Posted on: Friday, June 20, 2003
Another Fed rate cut expected
By John M. Berry
There is agreement among investors and analysts that a rate cut is coming, but there is disagreement about whether policymakers will lower their 1.25 percent target by a quarter-percentage point or by a half point.
The latter seems to be more likely as a sort of exclamation point to emphasize that the officials believe this will be the final step that, coupled with the income tax cut that will show up in workers' take-home pay next month, will put the economy on a strong, sustainable growth path.
Fed Chairman Alan Greenspan, who gave the first hint that he was contemplating another rate cut in testimony before a congressional committee on May 21, referred then to such a step as "taking out insurance."
"We believe that because in the current environment the cost of taking out insurance against deflation is so low, that we can aggressively attack some of the underlying forces, which are essentially weak demand," Greenspan told the committee.
Several other Fed officials have expressed similar views in recent weeks. By "cost" Greenspan meant the risk that another rate cut could so stimulate economic activity that it would cause inflation to become significantly worse. But in this instance, such an outcome would almost be welcome.
A Fed rate cut next week would be the 13th since January 2001 on the eve of a recession when the rate target was 6.5 percent. The Greenspan-led Fed cut rates aggressively as the economy contracted through that year, and growth resumed in 2002. But to the surprise of economists and policymakers, the recovery has been halting and "jobless" despite huge doses of monetary and fiscal stimulus. The U.S. unemployment rate, which had fallen to 3.9 percent in the fall of 2000, was 6.1 percent last month.
Now, again, many forecasters are predicting that economic growth will accelerate. They are saying the pickup will occur in the second half of this year, to a fast, sustainable pace that will begin to add jobs and put much of the nation's idle production capacity back to use.
Greenspan and his central bank colleagues don't necessarily think those forecasts are wrong; they just aren't convinced they are right.
Gary Stern, president of the Minneapolis Federal Reserve Bank, said in an interview Monday that when he talks with bankers and business executives around his sprawling district, which runs from the Upper Peninsula of Michigan to the mountains of western Montana, "the tenor of the conversations is clearly more upbeat than they were at the turn of the year. It's not all bright and sunny, but the sense I got is that business is starting to improve."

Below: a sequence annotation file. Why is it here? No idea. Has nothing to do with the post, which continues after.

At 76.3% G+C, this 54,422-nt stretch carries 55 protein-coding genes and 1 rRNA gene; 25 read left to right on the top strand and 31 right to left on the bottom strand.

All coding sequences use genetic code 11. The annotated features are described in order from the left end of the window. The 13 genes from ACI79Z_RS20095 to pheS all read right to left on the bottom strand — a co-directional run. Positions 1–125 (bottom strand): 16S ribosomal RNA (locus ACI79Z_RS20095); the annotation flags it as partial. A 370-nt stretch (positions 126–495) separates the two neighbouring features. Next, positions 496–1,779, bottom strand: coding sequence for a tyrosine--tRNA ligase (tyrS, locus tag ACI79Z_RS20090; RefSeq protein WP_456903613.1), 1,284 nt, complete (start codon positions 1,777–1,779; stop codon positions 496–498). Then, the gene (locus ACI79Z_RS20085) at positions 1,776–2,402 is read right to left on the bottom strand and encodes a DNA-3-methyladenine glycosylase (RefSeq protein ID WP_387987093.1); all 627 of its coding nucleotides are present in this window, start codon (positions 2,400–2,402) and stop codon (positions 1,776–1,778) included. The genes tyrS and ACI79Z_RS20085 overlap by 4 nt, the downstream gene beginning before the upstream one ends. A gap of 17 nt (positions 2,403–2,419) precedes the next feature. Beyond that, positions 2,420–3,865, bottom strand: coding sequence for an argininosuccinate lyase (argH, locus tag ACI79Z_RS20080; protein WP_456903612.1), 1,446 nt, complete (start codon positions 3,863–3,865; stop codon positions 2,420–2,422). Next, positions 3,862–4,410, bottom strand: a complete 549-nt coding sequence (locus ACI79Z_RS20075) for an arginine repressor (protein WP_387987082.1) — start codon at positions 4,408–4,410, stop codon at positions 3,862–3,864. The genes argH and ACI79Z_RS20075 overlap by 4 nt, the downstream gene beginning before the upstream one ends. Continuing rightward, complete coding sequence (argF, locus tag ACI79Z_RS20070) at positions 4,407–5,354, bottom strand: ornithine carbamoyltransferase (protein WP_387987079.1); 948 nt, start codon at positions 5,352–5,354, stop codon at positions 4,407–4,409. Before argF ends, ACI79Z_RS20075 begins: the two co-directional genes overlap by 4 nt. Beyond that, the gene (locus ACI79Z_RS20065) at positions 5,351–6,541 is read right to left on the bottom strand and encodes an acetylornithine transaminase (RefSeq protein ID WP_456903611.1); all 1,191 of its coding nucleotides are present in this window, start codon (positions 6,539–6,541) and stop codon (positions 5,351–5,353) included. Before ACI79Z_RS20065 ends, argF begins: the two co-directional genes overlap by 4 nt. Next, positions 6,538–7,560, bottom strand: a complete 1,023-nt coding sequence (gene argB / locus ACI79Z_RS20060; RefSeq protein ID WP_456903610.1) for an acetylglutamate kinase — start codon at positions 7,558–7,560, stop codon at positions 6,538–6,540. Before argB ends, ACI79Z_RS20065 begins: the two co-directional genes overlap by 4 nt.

However, Stern stressed, "I do not want to exaggerate this. ... It is certainly not reflected in the current quarter's data. Will it be reflected in the third quarter? Who knows?"
What has added a sense of urgency to next week's policymaking session is the rapid unexpected decline in the U.S. inflation rate this year. The core consumer price index, which excludes volatile food and energy prices, was up at only a 1 percent annual rate over the past three months.
Another measure closely followed by many Fed officials, the core price index for personal consumption expenditures, rose at about the same 1 percent annual rate in the six months ended in March, and analysts are predicting a similar number for the current quarter.
The Fed's concern is the "minor probability" that this drop in the inflation rate could turn into a deflation, which Stern defined in a talk this week as "a sustained period of decline in a broad measure of prices." There is a consensus among policymakers that the probability of that happening "is low but the consequences if we experience it possibly would be severe," he said.
In a deflation, declining prices could force employers to reduce wages, make it harder for borrowers to repay debts, seriously hurt economic growth and make it more difficult for the central bank to use monetary policy to stimulate a slumping economy. That's because interest rates cannot effectively fall below zero. During a deflation, inflation-adjusted interest rates could therefore still be positive and restrain economic growth even when the nominal interest rate was zero.
Fed officials have said they could use other methods to pump money into the economy even if the overnight rate fell to zero. However, Greenspan has said the lack of experience in dealing with such a situation means the Fed cannot be certain how things would work out, so it is far better to avoid a deflation in the first place.
"The Fed is not panicking, and believes the economy will pick up, most likely rendering the deflation issues less relevant in the longer run," said economist Peter Kretzmer at the Bank of America in New York. "Further, the Fed is confident it has the nonstandard tools to end a deflation."
But Kretzmer, like many analysts, expects the Fed to lower rates next week, in part because the officials' recent statements about deflation have convinced financial markets such a cut is on the way. Balancing market expectations with some signs that the economy stabilized last month, the Fed is likely to lower the target by a quarter point, he predicted.
In contrast, economist Ken Kim at Stone & McCarthy, a financial market research firm, said he expects a half-point cut, given the notion of "insurance" behind the action and the absence of worry about excessive inflation.